Wouldn't it be nice if the definitions for all FR terminology we use were in
one spot? Here they are!
used to define an FR garment that can be worn year-round.
a type of electric explosion from a voltage breakdown of the resistance of
air. More on this subject here.
values that indicate the ARC performance of the material. The number is
stated in cal/cm².
PPE that protects from arc flashes and electric arc hazards. ARC-rated
garments are measured in cal/cm². More on this subject here.
a chemical family of FR fibers like Nomex® (meta-aramid) and Kevlar®
is what ARC-rated protection in fabrics measures. It creates the maximum
performance capability for a specific FR garment or fabric and is shown in
FR clothing worn beneath primary FR clothing for added safety.
the formation of holes in the fabric during ARC rating testing. This is
the point of failure of FR protective garments as those holes allow heat
or flames to pass through. This deterioration of a flame-resistant fabric,
caused by breakopen, is measured as cal/cm² and is expressed as EBT rather
a measurement used for FR clothing performance founded on the amount of
damaged fabric when ASTDM 6413 is performed. Hook and loop - a broad term
for what is commonly referred to as VELCRO® brand fasteners. These hook
fabrics adhere to the loops to create a strong bond.
a substitute measure to ATPV. Energy Breakopen Threshold (EBT) is reported
when ATPV cannot be measured due to FR fabric breakopen.
a fabric or material that burns slowly or self-extinguishes. Unlike
synthetic polyester materials, FR materials don't fuel a flash fire.
OSHA states that heat stress can cause illness and death. The most serious
heat illness is heat stroke, followed by heat exhaustion. Lightweight,
breathable fabrics can help reduce heat stress. Summit Breeze® technology
provides ultimate breathability with vented heat stress management.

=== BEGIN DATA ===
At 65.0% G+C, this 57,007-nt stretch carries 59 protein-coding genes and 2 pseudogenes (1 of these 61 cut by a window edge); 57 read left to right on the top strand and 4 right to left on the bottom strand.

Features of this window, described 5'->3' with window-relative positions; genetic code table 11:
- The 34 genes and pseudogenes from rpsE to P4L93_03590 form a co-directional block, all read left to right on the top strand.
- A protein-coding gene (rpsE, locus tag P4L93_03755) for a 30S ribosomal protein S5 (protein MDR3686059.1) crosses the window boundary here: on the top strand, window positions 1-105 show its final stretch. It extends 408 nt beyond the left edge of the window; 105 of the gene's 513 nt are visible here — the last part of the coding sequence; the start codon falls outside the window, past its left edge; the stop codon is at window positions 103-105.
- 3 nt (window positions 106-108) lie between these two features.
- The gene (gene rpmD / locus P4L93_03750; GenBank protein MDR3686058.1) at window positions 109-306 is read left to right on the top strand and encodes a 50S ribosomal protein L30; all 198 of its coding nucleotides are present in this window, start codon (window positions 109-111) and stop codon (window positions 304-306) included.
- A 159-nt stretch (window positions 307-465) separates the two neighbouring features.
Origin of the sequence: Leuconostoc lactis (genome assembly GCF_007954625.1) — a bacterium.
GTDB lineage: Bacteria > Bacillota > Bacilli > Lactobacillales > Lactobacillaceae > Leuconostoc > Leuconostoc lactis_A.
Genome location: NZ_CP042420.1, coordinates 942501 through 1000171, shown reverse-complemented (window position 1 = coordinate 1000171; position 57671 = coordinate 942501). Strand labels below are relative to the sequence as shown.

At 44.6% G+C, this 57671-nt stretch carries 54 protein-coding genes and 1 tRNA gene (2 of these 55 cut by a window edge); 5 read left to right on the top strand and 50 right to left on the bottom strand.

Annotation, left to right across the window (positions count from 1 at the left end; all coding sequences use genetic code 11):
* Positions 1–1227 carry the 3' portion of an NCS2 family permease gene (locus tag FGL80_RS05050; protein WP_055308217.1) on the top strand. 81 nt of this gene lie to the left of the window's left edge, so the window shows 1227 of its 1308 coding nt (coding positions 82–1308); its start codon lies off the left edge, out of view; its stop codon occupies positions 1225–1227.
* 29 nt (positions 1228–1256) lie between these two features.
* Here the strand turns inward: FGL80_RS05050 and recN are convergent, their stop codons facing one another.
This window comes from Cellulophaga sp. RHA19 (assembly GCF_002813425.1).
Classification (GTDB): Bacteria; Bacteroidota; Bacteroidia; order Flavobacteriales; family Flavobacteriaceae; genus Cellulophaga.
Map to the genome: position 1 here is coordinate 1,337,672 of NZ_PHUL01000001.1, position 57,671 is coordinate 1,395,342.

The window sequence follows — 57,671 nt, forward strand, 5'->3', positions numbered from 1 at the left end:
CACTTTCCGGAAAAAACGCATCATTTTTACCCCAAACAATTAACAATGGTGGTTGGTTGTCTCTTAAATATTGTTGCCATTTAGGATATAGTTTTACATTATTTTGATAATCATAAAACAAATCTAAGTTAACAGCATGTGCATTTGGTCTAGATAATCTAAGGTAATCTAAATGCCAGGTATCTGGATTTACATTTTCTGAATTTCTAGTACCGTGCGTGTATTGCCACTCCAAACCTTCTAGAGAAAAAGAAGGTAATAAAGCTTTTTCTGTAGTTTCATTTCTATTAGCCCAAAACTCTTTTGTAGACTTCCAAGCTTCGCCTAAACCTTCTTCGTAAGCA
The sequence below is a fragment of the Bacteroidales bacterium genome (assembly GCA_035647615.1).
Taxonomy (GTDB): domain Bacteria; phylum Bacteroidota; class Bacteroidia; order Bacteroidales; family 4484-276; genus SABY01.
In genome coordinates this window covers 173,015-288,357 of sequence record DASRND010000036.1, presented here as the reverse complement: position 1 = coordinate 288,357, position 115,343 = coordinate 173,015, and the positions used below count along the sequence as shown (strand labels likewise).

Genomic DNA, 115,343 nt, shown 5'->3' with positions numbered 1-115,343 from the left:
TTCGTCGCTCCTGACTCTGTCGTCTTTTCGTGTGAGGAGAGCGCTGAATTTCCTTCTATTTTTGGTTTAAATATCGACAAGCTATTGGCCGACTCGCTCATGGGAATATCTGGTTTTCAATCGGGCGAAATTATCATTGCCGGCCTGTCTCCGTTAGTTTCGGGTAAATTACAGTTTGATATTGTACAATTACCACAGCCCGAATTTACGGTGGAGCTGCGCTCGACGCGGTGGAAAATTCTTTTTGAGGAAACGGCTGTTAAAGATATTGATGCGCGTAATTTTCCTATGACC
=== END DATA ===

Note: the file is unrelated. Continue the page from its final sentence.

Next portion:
defined by NFPA 70E and based on the risk associated with electrical and
arc flash hazards. It governs the appropriate ATPV of flame-resistant
clothing. In 2015, the terminology was changed from HRC levels to PPE
have an ARC rating between 8 cal/cm² and 25 cal/cm².
have an ARC rating between 25 cal/cm² and 40 cal/cm².
have an ARC rating equal to or greater than 40 cal/cm². High ARC ratings
are achieved with multiple FR layers and liners, such as those found in
FR fabric made of FR fibers that do not require additional chemical
treatment to achieve flame resistance. More found on this definition here.
National Fire Protection Association. More on this organization here.
a simulated flash fire test using an instrumented manikin to gauge the
assessed percentage of second- and third-degree body burns after three
seconds of contact.
fabrics that transfer sweat away from the body and allows it to dry
quickly. This keeps a wearer cooler, drier, and more comfortable.
National Electrical Safety Code.
FR clothing designed for wear during activities where a worker is
constantly exposed to flame, radiant heat, or molten metal splash.
FR clothing designed for intermittent hazards.
total body surface area (%TBSA) that is affected by a burn.
a fabric's TPP is determined by the amount of heat it takes to pass
through the fabric and cause a second-degree burn.
fabrics where chemicals are added to the fabric to achieve flame
resistance. More found on this definition here.
this is a standard test method for measuring the flame, also commonly
referred to as ASTM D6413.